Dependent Plurality and the Theory of Scalar Implicatures: Remarks on Zweig 2009

Journal of Semantics 37 (3):425-454 (2020)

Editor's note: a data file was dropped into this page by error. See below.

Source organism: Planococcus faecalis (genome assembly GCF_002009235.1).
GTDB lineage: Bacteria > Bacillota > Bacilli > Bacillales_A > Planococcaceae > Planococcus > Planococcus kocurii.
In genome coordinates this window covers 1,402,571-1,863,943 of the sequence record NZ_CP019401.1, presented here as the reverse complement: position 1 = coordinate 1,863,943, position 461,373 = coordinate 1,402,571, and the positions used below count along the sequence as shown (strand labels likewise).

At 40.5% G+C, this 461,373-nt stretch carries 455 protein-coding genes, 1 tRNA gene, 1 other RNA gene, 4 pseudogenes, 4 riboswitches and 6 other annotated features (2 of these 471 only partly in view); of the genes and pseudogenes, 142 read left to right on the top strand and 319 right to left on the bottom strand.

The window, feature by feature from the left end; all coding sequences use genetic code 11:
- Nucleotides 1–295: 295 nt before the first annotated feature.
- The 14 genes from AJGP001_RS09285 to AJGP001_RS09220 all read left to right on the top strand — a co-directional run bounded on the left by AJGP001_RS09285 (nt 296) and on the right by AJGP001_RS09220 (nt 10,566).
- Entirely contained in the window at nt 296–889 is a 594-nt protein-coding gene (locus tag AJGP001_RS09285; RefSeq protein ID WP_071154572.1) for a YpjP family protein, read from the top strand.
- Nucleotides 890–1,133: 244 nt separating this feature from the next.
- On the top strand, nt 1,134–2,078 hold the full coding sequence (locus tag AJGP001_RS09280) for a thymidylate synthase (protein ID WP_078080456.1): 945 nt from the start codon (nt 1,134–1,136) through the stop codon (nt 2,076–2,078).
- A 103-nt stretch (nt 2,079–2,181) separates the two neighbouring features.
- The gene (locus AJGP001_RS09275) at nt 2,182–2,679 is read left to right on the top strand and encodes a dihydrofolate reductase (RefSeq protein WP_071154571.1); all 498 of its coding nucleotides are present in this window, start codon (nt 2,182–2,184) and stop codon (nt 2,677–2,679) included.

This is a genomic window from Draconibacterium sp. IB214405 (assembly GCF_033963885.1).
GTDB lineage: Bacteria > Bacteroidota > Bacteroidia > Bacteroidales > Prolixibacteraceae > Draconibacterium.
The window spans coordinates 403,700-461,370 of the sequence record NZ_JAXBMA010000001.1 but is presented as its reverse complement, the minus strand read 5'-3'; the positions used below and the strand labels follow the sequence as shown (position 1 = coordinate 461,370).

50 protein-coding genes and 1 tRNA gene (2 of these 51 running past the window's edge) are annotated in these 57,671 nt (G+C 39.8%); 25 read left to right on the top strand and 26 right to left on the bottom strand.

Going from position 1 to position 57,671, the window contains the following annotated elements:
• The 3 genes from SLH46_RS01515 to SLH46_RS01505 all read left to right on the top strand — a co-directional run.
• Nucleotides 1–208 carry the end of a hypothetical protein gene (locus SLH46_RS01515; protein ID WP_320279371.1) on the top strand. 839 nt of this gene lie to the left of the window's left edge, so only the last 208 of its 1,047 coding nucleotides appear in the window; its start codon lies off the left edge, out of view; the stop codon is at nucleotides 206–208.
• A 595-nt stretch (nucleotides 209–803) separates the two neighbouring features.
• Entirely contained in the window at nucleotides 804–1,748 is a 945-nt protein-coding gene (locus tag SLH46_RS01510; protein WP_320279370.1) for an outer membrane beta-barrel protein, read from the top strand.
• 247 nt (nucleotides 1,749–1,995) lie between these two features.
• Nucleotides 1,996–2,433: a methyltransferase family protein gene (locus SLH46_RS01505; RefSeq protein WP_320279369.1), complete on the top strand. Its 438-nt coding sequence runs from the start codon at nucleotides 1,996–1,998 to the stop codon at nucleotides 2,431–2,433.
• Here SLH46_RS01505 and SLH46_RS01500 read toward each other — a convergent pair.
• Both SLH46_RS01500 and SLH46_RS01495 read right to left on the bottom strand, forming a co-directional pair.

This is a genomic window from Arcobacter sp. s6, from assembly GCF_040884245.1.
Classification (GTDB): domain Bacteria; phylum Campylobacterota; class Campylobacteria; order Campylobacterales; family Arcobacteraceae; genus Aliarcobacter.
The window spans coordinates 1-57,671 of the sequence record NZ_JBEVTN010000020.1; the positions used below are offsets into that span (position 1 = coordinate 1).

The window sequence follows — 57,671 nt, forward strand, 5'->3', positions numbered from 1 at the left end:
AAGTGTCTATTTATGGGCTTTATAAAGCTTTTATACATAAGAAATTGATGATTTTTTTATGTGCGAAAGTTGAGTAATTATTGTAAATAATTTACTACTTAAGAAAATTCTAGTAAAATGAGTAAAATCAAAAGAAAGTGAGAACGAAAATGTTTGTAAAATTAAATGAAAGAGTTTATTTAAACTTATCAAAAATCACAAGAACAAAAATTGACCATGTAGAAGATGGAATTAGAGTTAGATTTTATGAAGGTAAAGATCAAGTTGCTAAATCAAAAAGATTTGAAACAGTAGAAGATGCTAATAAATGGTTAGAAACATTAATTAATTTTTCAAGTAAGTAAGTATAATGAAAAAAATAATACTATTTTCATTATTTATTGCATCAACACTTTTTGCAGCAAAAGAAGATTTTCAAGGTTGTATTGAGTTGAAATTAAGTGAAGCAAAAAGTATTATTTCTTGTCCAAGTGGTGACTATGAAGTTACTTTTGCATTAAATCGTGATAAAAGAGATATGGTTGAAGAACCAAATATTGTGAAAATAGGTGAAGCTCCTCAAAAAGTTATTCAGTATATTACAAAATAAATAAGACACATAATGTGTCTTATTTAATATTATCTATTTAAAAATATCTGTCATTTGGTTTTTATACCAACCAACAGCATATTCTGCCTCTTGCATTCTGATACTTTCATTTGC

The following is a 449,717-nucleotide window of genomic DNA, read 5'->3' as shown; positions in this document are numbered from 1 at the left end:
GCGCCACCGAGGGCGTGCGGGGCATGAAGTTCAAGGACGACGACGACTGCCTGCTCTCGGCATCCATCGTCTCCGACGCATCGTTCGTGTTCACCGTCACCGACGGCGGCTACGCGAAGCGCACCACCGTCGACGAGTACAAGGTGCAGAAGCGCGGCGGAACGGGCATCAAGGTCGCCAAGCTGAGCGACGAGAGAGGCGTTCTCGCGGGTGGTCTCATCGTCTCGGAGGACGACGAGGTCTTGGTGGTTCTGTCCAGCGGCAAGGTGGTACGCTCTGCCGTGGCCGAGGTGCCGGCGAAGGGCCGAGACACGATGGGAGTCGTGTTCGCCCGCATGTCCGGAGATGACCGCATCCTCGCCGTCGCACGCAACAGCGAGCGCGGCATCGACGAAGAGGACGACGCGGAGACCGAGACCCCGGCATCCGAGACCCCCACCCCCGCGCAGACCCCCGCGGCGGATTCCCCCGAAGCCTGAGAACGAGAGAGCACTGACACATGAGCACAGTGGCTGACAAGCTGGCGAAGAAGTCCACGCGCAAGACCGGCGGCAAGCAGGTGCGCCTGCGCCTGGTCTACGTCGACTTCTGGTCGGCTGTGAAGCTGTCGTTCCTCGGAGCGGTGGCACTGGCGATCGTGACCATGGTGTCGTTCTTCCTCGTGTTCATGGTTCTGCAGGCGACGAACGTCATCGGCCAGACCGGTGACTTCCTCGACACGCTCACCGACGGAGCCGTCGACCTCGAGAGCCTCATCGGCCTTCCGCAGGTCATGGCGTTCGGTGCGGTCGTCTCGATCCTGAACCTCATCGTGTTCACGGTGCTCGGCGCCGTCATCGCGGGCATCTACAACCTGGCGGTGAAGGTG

Following a recent discussion in Fox & Spector 2018, this paper provides an argument for a particular view of the theory of scalar implicatures and exhaustification where exhaustification is only allowed if it alters the overall sentence meaning without weakening it. I show that this idea is helpful to make sense of the so-called dependent plural interpretations, addressed within the theory of scalar implicatures in Zweig 2009. Even though Zweig’s account is based on insightful and plausible assumptions, it ultimately fails to derive dependent plural readings. The main reason for this is the use of the Strongest Candidate Principle of Chierchia 2006 that happens to filter out the needed interpretation. Replacing the Strongest Candidate Principle with a weaker constraint on exhaustification along the lines of Fox & Spector 2018 resolves the issue, while keeping most of Zweig’s insights intact.

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